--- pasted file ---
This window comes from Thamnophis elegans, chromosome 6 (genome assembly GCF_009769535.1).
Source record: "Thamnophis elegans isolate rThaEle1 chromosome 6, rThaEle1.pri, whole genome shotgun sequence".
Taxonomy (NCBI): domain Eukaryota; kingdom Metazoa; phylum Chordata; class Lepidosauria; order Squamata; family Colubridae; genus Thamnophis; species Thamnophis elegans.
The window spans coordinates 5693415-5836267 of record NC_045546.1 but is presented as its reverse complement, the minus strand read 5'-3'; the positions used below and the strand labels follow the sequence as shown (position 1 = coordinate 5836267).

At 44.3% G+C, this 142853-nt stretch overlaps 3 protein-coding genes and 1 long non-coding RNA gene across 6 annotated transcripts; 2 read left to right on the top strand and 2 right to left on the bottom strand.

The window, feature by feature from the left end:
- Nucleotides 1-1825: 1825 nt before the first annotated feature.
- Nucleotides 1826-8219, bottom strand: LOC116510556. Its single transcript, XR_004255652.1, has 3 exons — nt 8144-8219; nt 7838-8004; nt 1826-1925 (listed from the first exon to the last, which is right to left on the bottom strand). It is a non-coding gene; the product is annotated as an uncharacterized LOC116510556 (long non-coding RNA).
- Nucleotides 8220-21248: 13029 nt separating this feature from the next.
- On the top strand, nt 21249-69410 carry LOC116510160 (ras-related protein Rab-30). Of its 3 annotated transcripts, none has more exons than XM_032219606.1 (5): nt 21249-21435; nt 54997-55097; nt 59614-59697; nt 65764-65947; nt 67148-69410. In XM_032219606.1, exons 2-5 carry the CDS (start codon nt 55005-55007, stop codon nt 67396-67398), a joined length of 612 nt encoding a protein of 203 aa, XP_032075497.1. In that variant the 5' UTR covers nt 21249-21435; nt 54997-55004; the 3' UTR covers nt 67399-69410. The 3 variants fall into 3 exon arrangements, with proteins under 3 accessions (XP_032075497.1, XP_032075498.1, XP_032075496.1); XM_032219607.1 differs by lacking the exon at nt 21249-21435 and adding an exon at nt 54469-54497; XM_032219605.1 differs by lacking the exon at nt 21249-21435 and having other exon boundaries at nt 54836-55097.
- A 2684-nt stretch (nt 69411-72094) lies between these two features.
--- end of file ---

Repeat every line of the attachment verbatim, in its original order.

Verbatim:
This window comes from Thamnophis elegans, chromosome 6 (genome assembly GCF_009769535.1).
Source record: "Thamnophis elegans isolate rThaEle1 chromosome 6, rThaEle1.pri, whole genome shotgun sequence".
Taxonomy (NCBI): domain Eukaryota; kingdom Metazoa; phylum Chordata; class Lepidosauria; order Squamata; family Colubridae; genus Thamnophis; species Thamnophis elegans.
The window spans coordinates 5693415-5836267 of record NC_045546.1 but is presented as its reverse complement, the minus strand read 5'-3'; the positions used below and the strand labels follow the sequence as shown (position 1 = coordinate 5836267).

At 44.3% G+C, this 142853-nt stretch overlaps 3 protein-coding genes and 1 long non-coding RNA gene across 6 annotated transcripts; 2 read left to right on the top strand and 2 right to left on the bottom strand.

The window, feature by feature from the left end:
- Nucleotides 1-1825: 1825 nt before the first annotated feature.
- Nucleotides 1826-8219, bottom strand: LOC116510556. Its single transcript, XR_004255652.1, has 3 exons — nt 8144-8219; nt 7838-8004; nt 1826-1925 (listed from the first exon to the last, which is right to left on the bottom strand). It is a non-coding gene; the product is annotated as an uncharacterized LOC116510556 (long non-coding RNA).
- Nucleotides 8220-21248: 13029 nt separating this feature from the next.
- On the top strand, nt 21249-69410 carry LOC116510160 (ras-related protein Rab-30). Of its 3 annotated transcripts, none has more exons than XM_032219606.1 (5): nt 21249-21435; nt 54997-55097; nt 59614-59697; nt 65764-65947; nt 67148-69410. In XM_032219606.1, exons 2-5 carry the CDS (start codon nt 55005-55007, stop codon nt 67396-67398), a joined length of 612 nt encoding a protein of 203 aa, XP_032075497.1. In that variant the 5' UTR covers nt 21249-21435; nt 54997-55004; the 3' UTR covers nt 67399-69410. The 3 variants fall into 3 exon arrangements, with proteins under 3 accessions (XP_032075497.1, XP_032075498.1, XP_032075496.1); XM_032219607.1 differs by lacking the exon at nt 21249-21435 and adding an exon at nt 54469-54497; XM_032219605.1 differs by lacking the exon at nt 21249-21435 and having other exon boundaries at nt 54836-55097.
- A 2684-nt stretch (nt 69411-72094) lies between these two features.